Kevin Brown, director of information systems at dairyfood maker Daisy Brand, and a keynote speaker at this week's RFID World event in Dallas, told Byte and Switch that he is getting ready to scale the data mountain. "The demand for storage will grow as more retailers bring on more stores," he says. "At the moment, it is not a huge amount [of data] but it will definitely grow."
Touted by vendors as hardier, easier to implement, and more flexible than barcode scanning, RFID is now taking hold in the retail and manufacturing sector. Wal-Mart for example, has already strong-armed its top suppliers into deploying the technology, and, this week, Kimberly Clark and Samsung added flesh to the bones of their own RFID plans. (See Kimberly-Clark Goes for RFID.)
Daisy Brand was one of Wal-Mart's first RFID-enabled suppliers, and Brown is already considering the data implications of other firms following Wal-Mart's lead. Retail giants Albertson's and Target, for example, are also pushing their suppliers towards RFID. "It can be quite voluminous, depending on the number of products, the number of stores, and the number of distribution centers you are dealing with," says Brown.
RFID works by using tags, on either a specific product or package, which emit radio signals. "Reader" devices then pick up these signals, enabling the products to be tracked. Unlike barcode technology, RFID does not require direct contact, or what is known as "line-of-sight" scanning.
So just how much data does an RFID app generate? A single distribution center handling just five products, Brown says, could generate up to 30 Mbytes a month. Consider, then, the data generated from 100 products and 20 distribution centers, and you get some insight into Brown's growing challenge.
Against this backdrop, management consulting firm DiamondCluster this week urged firms to take a cautious approach to the technology, warning that connectivity and infrastructure costs account for more than 50 percent of an RFID deployment. (See DiamondCluster Urges Reality Check.) This echoed similar concerns from analyst firm IDC, which has warned that the success of RFID rests on the ability of enterprise networks to cope with the influx of data. (See IDC: RFID Success Depends on Networks.)
Brown told Byte and Switch that he uses Globeranger's iMotion software to filter the data generated by its RFID devices, and is planning to expand his data warehouse to cope with the expected data boom. This, he says, will be attached to the firm's Hewlett-Packard SAN, and will be mined for promotions and order management data. "Not only do we want to keep the data, but we want to be able to associate it with other parts of the business for a better ROI," he adds.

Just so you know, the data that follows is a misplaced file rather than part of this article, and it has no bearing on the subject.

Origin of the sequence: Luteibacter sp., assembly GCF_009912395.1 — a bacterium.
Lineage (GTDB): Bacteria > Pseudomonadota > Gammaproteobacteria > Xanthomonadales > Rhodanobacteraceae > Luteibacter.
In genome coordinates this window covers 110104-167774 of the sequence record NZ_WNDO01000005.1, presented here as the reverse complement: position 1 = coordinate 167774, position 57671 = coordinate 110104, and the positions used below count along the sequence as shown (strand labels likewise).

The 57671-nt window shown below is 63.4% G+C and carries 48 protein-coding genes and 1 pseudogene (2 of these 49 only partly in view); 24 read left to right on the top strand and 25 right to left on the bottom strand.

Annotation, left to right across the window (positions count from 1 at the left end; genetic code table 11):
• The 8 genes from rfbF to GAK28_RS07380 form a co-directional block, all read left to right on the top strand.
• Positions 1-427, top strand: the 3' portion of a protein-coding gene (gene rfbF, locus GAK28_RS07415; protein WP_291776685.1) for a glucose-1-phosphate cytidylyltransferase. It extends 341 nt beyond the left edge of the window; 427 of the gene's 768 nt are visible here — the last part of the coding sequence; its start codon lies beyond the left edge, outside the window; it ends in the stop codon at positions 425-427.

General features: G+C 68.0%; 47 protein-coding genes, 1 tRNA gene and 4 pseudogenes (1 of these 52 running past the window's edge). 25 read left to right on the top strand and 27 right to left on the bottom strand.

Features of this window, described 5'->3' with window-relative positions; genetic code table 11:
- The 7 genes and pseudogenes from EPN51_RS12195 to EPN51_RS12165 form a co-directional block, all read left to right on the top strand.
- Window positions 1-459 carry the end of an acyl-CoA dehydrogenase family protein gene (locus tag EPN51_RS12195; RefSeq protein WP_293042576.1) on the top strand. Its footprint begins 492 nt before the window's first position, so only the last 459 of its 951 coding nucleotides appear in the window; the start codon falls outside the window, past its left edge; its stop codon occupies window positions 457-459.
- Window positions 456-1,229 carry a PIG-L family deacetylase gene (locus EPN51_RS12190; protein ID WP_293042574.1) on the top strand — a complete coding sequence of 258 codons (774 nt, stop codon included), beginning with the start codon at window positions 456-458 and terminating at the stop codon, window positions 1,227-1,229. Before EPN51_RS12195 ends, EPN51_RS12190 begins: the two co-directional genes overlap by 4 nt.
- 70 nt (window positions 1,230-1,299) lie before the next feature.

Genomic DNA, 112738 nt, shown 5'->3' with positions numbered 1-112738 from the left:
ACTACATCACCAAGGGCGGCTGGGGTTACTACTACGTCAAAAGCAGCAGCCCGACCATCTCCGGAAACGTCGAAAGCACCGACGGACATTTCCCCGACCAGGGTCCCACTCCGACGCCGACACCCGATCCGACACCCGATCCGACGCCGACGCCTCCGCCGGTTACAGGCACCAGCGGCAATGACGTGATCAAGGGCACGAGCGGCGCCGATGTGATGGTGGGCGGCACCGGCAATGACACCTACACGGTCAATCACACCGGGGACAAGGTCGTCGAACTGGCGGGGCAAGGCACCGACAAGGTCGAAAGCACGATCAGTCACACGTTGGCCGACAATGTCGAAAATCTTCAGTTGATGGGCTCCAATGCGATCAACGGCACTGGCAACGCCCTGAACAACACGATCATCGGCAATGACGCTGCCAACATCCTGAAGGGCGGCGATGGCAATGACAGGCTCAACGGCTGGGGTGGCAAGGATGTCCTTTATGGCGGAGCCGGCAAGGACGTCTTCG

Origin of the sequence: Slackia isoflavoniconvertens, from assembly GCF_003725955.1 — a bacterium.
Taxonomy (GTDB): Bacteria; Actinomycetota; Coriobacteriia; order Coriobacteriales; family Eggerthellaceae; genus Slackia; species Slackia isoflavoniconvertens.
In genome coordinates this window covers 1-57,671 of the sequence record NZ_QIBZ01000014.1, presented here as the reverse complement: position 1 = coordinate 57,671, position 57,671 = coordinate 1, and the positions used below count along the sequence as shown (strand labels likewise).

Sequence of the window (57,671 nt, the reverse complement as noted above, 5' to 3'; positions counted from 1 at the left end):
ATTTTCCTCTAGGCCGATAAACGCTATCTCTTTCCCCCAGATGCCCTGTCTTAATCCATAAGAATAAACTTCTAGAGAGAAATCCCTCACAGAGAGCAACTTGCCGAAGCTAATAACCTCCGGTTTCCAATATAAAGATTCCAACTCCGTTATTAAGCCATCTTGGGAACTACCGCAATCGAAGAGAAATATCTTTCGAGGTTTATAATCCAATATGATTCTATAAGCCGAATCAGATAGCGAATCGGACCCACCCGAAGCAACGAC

But it is not just firms in the retail and manufacturing sector that are looking at RFID. Texas A&M and the State of Alaska also highlighted their own RFID work this week, with the latter using the technology to track salmon shipments between Seattle and Guatemala. (See Alaska Opts for Universal Guardian and Axcess Teams With Texas A&M.)
A slew of vendors, including Sun, SAP, and BEA, also used RFID World as a launch pad for new wares. (See Sun, SAP Collaborate on RFID and BEA Showcases RFID Tech.)
But, it may take some time before RFID works its way into the low end of the market. Sam Liu, director of RFID product management at Sun, told Byte and Switch that a sizeable chunk of the vendor's 100-plus RFID customers are large enterprises, although he confirmed that Sun is working on a patient tagging project at an Oklahoma hospital.
But, as with all emerging technologies, there are standards still to be thrashed out around RFID. "There are issues for certain manufacturers," says Brown. "Especially if you're dealing with international distribution."
Brown, however, says that he is hopeful that the EPC Global standards body will flesh these standards out: "We will support what we can and move from there."
— James Rogers, Senior Editor, Byte and Switch
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